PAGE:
Tonight in Seattle:  

film

SIFF Review: Mirage Men

You may want to believe - but in what exactly? That aliens are among us and engineered the creation of our species through DNA experiments on early primates? Or maybe that the government has been running a focused disinformation campaign to spread stories of UFO's to distract the public, flummox the Soviets, cover up advanced technology programs, or perhaps just to goose Hollywood box office numbers? And don't forget about the possibility that these government coverups are muddying the waters - hiding our dealings with the aliens by spreading half truths about aliens. 

Yep - if you thought the final years of the X-Files was all over the place, brace yourself for Mirage Men. This documentary delivers access to the players - from UFO researchers telling tales of good men turned mad by the NSA, to the OSI agents who told the lies.

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SIFF Review: Monsoon Shootout

"The law is what it is. If you can't use it to get justice then you're the ass!" - Rookie officer Adi addressing his superior.

Monsoon Shootout from director Amit Kumar is a tight and satisfying take on first day on the job dramas such as Training Day, while layering in a metaphysical treatment of the power of choices we make each moment of our lives. Clocking in at a fast 88 minutes, a lot gets packed into this one.

The film kick offs with Adi's first day on the job as a cop. He's teamed with Khan, a beyond pragmatic lawman who believes in justice but not upholding all the details of the law. That's made pretty clear when within minutes of reporting for duty Khan executes a group of suspects in the extortion murder of a real estate developer. Adi's asked to crash their car to cover up the "escape" attempt, and his moral dilemmas begin. Before long he's making choices that are all over the shades of grey spectrum as they try to put away Shiva (aka the "Ax killer"), who's just the tip of the bloody spear wielded by local gangster "the Slum Lord." In the meantime, corruption is all around in what could just as easily serve as a scathing indictment of Indian society as it could a hard-nosed police thriller.

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God’s Pocket

Phillip Seymour Hoffman and John Turturro on God's Pocket

{God’s Pocket opens in Seattle on Friday, 5/16, and is screening at Landmark Varsity Theatre}  

Oof. I didn’t expect watching one of the last films Phillip Seymour Hoffman was in would be so … awkward, but it was. And for more than just the obvious reasons.

God’s Pocket is the first feature from Actor and Director John Slattery (aka Roger Sterling on Mad Men), and while the movie features some strong performances, the execution is definitely flawed. The story, set in a working class neighborhood in Philly in the 1980s, is based on a novel by Peter Dexter.

Main character Mickey Scarpato is something of a small-time crook; selling meat from the back of his truck that he gets from sketchy sources, stealing other trucks, and predictably, losing all his earnings at the horse track. His wife, Jeanie (played by Slattery’s MM co-star, Christina Hendricks) is gorgeous, and predictably, dissatisfied. She also has a 22-year-old-going-on-13 son named Leon, who, predictably, the entire neighborhood hates because he’s a racist, drug-addicted jerk.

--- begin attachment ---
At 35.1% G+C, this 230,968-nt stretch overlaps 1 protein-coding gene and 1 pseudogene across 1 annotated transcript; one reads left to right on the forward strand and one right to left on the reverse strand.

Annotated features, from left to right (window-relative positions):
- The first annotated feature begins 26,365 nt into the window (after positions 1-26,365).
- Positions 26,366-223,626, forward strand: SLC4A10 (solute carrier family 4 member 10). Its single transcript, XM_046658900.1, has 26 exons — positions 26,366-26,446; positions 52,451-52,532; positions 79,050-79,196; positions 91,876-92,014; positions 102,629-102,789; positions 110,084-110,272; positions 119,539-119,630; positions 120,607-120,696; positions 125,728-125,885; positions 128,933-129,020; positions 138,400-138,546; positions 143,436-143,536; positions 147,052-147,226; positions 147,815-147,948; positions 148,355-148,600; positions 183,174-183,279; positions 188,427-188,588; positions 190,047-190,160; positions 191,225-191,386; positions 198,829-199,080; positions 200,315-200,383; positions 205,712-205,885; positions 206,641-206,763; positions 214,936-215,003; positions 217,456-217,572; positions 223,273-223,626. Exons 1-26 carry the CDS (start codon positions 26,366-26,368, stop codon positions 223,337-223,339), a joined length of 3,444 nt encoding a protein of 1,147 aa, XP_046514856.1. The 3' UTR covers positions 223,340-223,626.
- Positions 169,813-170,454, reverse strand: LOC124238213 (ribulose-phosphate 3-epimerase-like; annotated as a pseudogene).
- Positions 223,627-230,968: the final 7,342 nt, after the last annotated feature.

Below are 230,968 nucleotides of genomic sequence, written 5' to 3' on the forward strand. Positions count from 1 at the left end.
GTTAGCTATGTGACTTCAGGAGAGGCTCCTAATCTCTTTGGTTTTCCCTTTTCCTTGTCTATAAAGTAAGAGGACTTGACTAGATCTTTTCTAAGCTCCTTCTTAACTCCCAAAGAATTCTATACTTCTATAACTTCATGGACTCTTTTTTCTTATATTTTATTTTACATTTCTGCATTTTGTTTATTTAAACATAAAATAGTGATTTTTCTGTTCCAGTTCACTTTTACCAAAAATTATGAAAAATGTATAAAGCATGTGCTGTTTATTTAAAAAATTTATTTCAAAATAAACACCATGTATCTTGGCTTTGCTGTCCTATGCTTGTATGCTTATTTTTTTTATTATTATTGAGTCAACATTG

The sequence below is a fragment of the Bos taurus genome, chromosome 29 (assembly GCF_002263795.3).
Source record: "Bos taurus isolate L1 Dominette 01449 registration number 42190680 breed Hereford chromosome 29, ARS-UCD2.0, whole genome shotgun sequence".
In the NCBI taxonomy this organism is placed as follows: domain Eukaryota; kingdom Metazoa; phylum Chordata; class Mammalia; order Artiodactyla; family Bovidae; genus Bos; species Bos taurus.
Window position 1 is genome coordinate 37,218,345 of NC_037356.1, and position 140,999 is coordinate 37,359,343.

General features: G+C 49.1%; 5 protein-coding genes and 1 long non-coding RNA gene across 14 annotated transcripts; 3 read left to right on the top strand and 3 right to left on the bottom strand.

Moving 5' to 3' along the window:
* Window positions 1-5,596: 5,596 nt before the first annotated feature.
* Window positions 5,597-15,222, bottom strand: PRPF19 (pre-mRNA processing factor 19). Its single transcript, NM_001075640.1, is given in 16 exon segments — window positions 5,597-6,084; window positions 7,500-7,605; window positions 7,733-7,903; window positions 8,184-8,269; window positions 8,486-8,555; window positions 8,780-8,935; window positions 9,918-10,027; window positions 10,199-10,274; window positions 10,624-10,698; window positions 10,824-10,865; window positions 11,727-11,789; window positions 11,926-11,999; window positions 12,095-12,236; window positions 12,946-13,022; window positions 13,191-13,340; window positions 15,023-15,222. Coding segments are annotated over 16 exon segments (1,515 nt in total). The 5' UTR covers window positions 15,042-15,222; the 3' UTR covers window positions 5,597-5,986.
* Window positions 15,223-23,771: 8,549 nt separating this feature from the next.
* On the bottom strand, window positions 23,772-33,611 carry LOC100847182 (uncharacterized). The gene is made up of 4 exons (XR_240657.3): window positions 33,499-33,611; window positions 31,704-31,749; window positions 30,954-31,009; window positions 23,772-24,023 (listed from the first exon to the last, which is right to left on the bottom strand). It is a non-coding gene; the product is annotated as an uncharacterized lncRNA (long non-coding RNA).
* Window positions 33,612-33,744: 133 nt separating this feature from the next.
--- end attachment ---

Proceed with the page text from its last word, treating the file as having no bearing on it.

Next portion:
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SIFF Take: The Skeleton Twins

The Skeleton Twins Bill Hader Kristen Wiig SIFF 2014

A film with Kristen Wiig AND Bill Hader? This should be HILARIOUS, right?!?! Right. Except, it isn’t. I mean, it is and it isn’t. The Skeleton Twins casts these two former SNL cast mates as twins Maggie & Milo: a very broken set of siblings who haven’t spoken to each other in over 10 years until suicide attempts on the same day bring them together again. HAHAHAHA. Oh, wait.

Speaking of “skeletons,” both of them have plenty in their closet, only Maggie is obsessed with hiding hers while Milo displays his right out in the open for everyone to see. As they try to navigate their messed up lives and renewed relationship while also dealing with Maggie’s clueless husband, and Milo’s former … lover (?) things get more and more and MORE f**ked up, but hey! At least they have each other. Director Craig Johnson (True Adolescents, SIFF 2009) provides plenty of humor to balance out the dark times—my favorite involves the theme song from 1987’s Mannequin—but credit for this film blowing me away really goes to its two leads. This one is a must-see; I highly recommend purchasing your ticket for its only SIFF screening on Friday NOW.  

{The Skeleton Twins screens at SIFF on 5/16, 9:30pm at The Egyptian. Director Craig Johnson is scheduled to attend} 

SIFF Review: Miss Zombie

Miss Zombie cannot be the first zombie movie with such an intense art house esthetic, but it's the first I've seen. More importantly this quiet but disturbing Japanese family horror film brings a level of sympathy unusual to the genre, creating one of the few zombies where you care about their backstory and what happens to them. And no, Warm Bodies does not count.

The story starts with the delivery of a female zombie to a doctor's country home. Sent by a friend trying to create a new business around "low grade" zombies, the box comes with two instructions: 1) Don't feed her meat, and 2) Use the included pistol if things get out of hand. Zombiness in this universe is a viral condition of sorts. Lower grade carriers tend to be docile and not considered a large danger ... of course, things can change pretty fast under the right circumstances.

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SIFF 2014 Preview: NW Connections

I honestly feel like the SIFF NW Connections programming gets better every single year! The 40th Seattle International Film Festival has an impressive roster of documentaries and features with local directors, actors, writers, and locations. ALL of this makes me incredibly happy! Let’s take a look at what’s happening this year.

My first thought when I spied the new Megan Griffiths film in this year’s line-up was, “AWESOME!”  And awesome it is. Lucky Them stars Toni Collette as a Seattle music journalist (for fictional magazine STAX) who’s never quite gotten over her famous and handsome musician beau’s disappearance. It’s packed with great acting from Collette and her co-stars, lots of recognizable Seattle scenery, and more introspection than you usually get from a “dramedy.” GO SEE IT! It’s great. {Screens 5/22, 7pm at the Renton IKEA Performing Arts Center, and again 5/23, 9:15pm at The Egyptian}